Week 3 Blog Assignment

This week I would like you to restrict your blog posts to discussion of form in Modern Times.  You might consider any of the following.

  • The overall structure and patterns of the film
  • The ways the film plays into and/or reverses viewer expectations
  • The expectations or patterns associated with the comedy genre and how the film uses them
  • How the expectations set up in the opening of the film play out over the remainder of the narrative
  • How form in the film makes meaning – referrential, explicit, implicit, or symptomatic
  • Function
  • Similarity and repetition
  • Difference and variation
  • Development
  • Unity or disunity

I encourage you to look to your classmates’ tweets for ideas.  Also, please be sure to mark your post “Week 3.”


3 thoughts on “Week 3 Blog Assignment

  1. Hi, so I know I probably won’t receive credit for this, but for some reason I’ve been unable to post my assignment for tonight. I’ve been trying for a solid half hour with no luck. I’m following the blog and have my own account and looked for this class in the categories section but couldn’t find it. I’m just gonna post it here though so you know I’m not just not doing my assignments.

    Week 3 Blog Assignment
    In Charlie Chaplin’s Modern Times, there is a large emphasis on motif and playing off the audience’s expectations.

    First off, like Metropolis, this movie was released during a tumultuous time period for the lower and middle classes. There are a few implicit meanings being thrown out there, one being the unification of the lower class, as shown in the few scenes where Union mobs were present and active. Another implied meaning was that society, at that time, was not conducive to upward mobility for most of the population, and was very often not directly attributed to an individual’s work ethic or determination. Another important implicit meaning was the notion that no matter how hard life hits, you have to keep on trying without losing your enthusiasm or zest for living. This was shown in the numerous jobs the male lead burned through as well as the physical and emotional bruises he endured. This implicit meaning was made explicit when, at the end, Chaplin said “never say die.”

    There is also a bit of irony played with in this film, especially in the scene where Chaplin and his love interest attempt to make a rundown house a home. While the female lead states that “its no Buckingham palace” you can see in their faces and actions that to them, it is. This is further explored in the scene where the vagrant girl is making tea, a notoriously sophisticated beverage, but they drink it out of tin cans. They are living a parody of the life they both dreamed of, but they couldn’t be happier with it.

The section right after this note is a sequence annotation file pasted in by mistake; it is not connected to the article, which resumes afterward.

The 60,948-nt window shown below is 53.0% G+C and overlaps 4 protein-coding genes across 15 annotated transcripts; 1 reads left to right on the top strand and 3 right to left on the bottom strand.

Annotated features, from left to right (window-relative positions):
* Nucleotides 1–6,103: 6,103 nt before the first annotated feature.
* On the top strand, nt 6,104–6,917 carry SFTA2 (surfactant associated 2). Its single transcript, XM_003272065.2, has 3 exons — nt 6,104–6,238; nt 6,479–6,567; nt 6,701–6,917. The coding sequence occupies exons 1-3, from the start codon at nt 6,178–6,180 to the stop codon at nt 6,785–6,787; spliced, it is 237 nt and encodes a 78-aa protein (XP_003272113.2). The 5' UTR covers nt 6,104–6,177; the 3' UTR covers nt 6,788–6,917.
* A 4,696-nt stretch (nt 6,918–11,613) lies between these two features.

The motifs in Modern Times are meant to slap the audience in the face. You expect the male lead to try, and fail, at each job he attempts. You also expect him to somehow land himself in prison shortly after losing said job. But while these themes continue to show themselves without fail, you can see that there is a definite character arc at work. In the beginning few jobs, Chaplin loses them mostly due to his own failure or quirky actions. You begin to believe that this man is merely incapable of holding a down a steady job. But then he works as a mechanic’s assistant, and everything changes. Suddenly the accidents aren’t completely his fault, and he loses his job not due to personal failure, but because of a Union Strike! This turns the idea that he is unsuccessful because he is inadequate on its head. Now its society that’s keeping him down. This is further exemplified when both Chaplin and the vagrant girl have steady jobs together and are flourishing in them. Finally it seems that they are on their way when society decided to pull out the rug from under them yet again, dragging them down. Another, more subtle, motif is seen when Chaplin’s character is roller-skating with a blindfold. Apart from the obvious toying with audience expectations, it should be noted that the moment he took off the blindfold, he lost his confidence and almost fell off the edge. This shows that the male lead has much potential, so long as he “doesn’t look down”, or focus on his own shortcomings or insecurities. This idea reaches its pinnacle when Chaplin literally performs “off the cuff” at the café, giving a better performance than he ever could have without the fear of messing someone else’s words.

    One aspect of the film I found intriguing was that neither of the characters had names. This could be taken at face value and argued that it wasn’t really necessary for them to have names past “the Tramp” and “the Vagrant.” It could also be argued that they were really just representations of the spirit of society as a whole during that era. “The Tramp” could represent the general working man, since he worked numerous jobs in different settings, making him a bit of an everyman. “The vagrant girl” represents hope in society, as she is shown repeatedly as the one who motivates Chaplin’s character into realizing his goals and finding more work.

    In the very first scene, there is a shot of one black sheep amidst a see of white sheep. It is assumed that Chaplin and the vagrant girl would be considered “black sheep.” But maybe they were black sheep only due to their circumstances. Especially if they are taken as symbols of society, it could be argued that, at some point, everyone is forced to take their chances as the black sheep.

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